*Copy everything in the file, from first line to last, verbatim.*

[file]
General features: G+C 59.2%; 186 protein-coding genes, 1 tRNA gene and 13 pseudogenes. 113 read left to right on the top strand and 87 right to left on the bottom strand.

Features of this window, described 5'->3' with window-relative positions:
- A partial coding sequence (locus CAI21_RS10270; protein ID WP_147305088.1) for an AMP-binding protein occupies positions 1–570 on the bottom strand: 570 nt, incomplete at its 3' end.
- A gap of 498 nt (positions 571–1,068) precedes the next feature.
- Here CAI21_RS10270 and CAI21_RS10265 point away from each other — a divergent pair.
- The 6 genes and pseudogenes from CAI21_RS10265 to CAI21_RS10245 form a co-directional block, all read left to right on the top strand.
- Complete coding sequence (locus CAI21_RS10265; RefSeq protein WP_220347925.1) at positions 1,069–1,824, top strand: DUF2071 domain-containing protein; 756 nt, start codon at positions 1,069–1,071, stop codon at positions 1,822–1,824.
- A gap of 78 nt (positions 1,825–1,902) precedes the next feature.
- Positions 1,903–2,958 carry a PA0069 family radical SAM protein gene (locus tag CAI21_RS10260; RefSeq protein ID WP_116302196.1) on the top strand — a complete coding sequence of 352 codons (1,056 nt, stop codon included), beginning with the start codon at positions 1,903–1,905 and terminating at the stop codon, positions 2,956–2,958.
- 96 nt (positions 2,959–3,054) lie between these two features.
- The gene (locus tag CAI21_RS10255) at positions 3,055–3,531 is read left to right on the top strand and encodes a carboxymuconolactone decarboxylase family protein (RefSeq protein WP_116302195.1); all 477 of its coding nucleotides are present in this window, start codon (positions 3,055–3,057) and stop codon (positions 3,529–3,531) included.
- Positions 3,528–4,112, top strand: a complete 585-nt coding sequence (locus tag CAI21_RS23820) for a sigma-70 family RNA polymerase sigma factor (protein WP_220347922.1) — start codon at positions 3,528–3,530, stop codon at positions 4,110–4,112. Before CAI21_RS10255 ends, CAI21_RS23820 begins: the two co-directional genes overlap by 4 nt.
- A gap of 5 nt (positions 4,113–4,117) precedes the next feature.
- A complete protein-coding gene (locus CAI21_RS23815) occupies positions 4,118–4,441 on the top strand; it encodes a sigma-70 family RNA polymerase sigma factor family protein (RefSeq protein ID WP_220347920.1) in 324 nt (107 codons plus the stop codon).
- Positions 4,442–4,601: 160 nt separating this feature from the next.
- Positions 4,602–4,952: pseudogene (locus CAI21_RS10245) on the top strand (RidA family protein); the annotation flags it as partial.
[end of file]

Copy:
General features: G+C 59.2%; 186 protein-coding genes, 1 tRNA gene and 13 pseudogenes. 113 read left to right on the top strand and 87 right to left on the bottom strand.

Features of this window, described 5'->3' with window-relative positions:
- A partial coding sequence (locus CAI21_RS10270; protein ID WP_147305088.1) for an AMP-binding protein occupies positions 1–570 on the bottom strand: 570 nt, incomplete at its 3' end.
- A gap of 498 nt (positions 571–1,068) precedes the next feature.
- Here CAI21_RS10270 and CAI21_RS10265 point away from each other — a divergent pair.
- The 6 genes and pseudogenes from CAI21_RS10265 to CAI21_RS10245 form a co-directional block, all read left to right on the top strand.
- Complete coding sequence (locus CAI21_RS10265; RefSeq protein WP_220347925.1) at positions 1,069–1,824, top strand: DUF2071 domain-containing protein; 756 nt, start codon at positions 1,069–1,071, stop codon at positions 1,822–1,824.
- A gap of 78 nt (positions 1,825–1,902) precedes the next feature.
- Positions 1,903–2,958 carry a PA0069 family radical SAM protein gene (locus tag CAI21_RS10260; RefSeq protein ID WP_116302196.1) on the top strand — a complete coding sequence of 352 codons (1,056 nt, stop codon included), beginning with the start codon at positions 1,903–1,905 and terminating at the stop codon, positions 2,956–2,958.
- 96 nt (positions 2,959–3,054) lie between these two features.
- The gene (locus tag CAI21_RS10255) at positions 3,055–3,531 is read left to right on the top strand and encodes a carboxymuconolactone decarboxylase family protein (RefSeq protein WP_116302195.1); all 477 of its coding nucleotides are present in this window, start codon (positions 3,055–3,057) and stop codon (positions 3,529–3,531) included.
- Positions 3,528–4,112, top strand: a complete 585-nt coding sequence (locus tag CAI21_RS23820) for a sigma-70 family RNA polymerase sigma factor (protein WP_220347922.1) — start codon at positions 3,528–3,530, stop codon at positions 4,110–4,112. Before CAI21_RS10255 ends, CAI21_RS23820 begins: the two co-directional genes overlap by 4 nt.
- A gap of 5 nt (positions 4,113–4,117) precedes the next feature.
- A complete protein-coding gene (locus CAI21_RS23815) occupies positions 4,118–4,441 on the top strand; it encodes a sigma-70 family RNA polymerase sigma factor family protein (RefSeq protein ID WP_220347920.1) in 324 nt (107 codons plus the stop codon).
- Positions 4,442–4,601: 160 nt separating this feature from the next.
- Positions 4,602–4,952: pseudogene (locus CAI21_RS10245) on the top strand (RidA family protein); the annotation flags it as partial.